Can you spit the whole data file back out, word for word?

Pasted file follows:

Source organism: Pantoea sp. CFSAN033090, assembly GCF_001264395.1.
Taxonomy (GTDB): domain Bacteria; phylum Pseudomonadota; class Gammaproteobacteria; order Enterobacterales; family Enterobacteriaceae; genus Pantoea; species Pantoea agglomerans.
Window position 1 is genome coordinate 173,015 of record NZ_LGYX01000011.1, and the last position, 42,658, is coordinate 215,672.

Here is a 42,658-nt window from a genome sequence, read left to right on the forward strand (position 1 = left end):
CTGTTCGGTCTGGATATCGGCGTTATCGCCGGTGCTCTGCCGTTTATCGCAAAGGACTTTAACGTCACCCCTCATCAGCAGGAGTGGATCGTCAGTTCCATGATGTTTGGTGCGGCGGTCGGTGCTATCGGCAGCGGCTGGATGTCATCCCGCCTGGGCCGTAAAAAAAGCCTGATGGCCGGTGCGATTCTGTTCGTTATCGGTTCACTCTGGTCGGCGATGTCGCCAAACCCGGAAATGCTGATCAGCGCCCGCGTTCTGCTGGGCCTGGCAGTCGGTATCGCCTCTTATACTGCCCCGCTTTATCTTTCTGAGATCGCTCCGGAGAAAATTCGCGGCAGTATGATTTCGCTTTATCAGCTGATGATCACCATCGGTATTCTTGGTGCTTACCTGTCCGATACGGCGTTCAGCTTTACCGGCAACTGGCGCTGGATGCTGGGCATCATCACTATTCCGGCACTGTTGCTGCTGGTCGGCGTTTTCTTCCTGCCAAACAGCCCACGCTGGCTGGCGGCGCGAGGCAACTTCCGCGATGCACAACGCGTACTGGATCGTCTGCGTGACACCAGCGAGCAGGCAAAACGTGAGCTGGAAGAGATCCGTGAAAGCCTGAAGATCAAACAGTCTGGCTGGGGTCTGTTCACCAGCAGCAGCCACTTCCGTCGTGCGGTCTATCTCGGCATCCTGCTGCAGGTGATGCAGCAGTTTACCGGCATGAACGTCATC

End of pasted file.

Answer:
Source organism: Pantoea sp. CFSAN033090, assembly GCF_001264395.1.
Taxonomy (GTDB): domain Bacteria; phylum Pseudomonadota; class Gammaproteobacteria; order Enterobacterales; family Enterobacteriaceae; genus Pantoea; species Pantoea agglomerans.
Window position 1 is genome coordinate 173,015 of record NZ_LGYX01000011.1, and the last position, 42,658, is coordinate 215,672.

Here is a 42,658-nt window from a genome sequence, read left to right on the forward strand (position 1 = left end):
CTGTTCGGTCTGGATATCGGCGTTATCGCCGGTGCTCTGCCGTTTATCGCAAAGGACTTTAACGTCACCCCTCATCAGCAGGAGTGGATCGTCAGTTCCATGATGTTTGGTGCGGCGGTCGGTGCTATCGGCAGCGGCTGGATGTCATCCCGCCTGGGCCGTAAAAAAAGCCTGATGGCCGGTGCGATTCTGTTCGTTATCGGTTCACTCTGGTCGGCGATGTCGCCAAACCCGGAAATGCTGATCAGCGCCCGCGTTCTGCTGGGCCTGGCAGTCGGTATCGCCTCTTATACTGCCCCGCTTTATCTTTCTGAGATCGCTCCGGAGAAAATTCGCGGCAGTATGATTTCGCTTTATCAGCTGATGATCACCATCGGTATTCTTGGTGCTTACCTGTCCGATACGGCGTTCAGCTTTACCGGCAACTGGCGCTGGATGCTGGGCATCATCACTATTCCGGCACTGTTGCTGCTGGTCGGCGTTTTCTTCCTGCCAAACAGCCCACGCTGGCTGGCGGCGCGAGGCAACTTCCGCGATGCACAACGCGTACTGGATCGTCTGCGTGACACCAGCGAGCAGGCAAAACGTGAGCTGGAAGAGATCCGTGAAAGCCTGAAGATCAAACAGTCTGGCTGGGGTCTGTTCACCAGCAGCAGCCACTTCCGTCGTGCGGTCTATCTCGGCATCCTGCTGCAGGTGATGCAGCAGTTTACCGGCATGAACGTCATC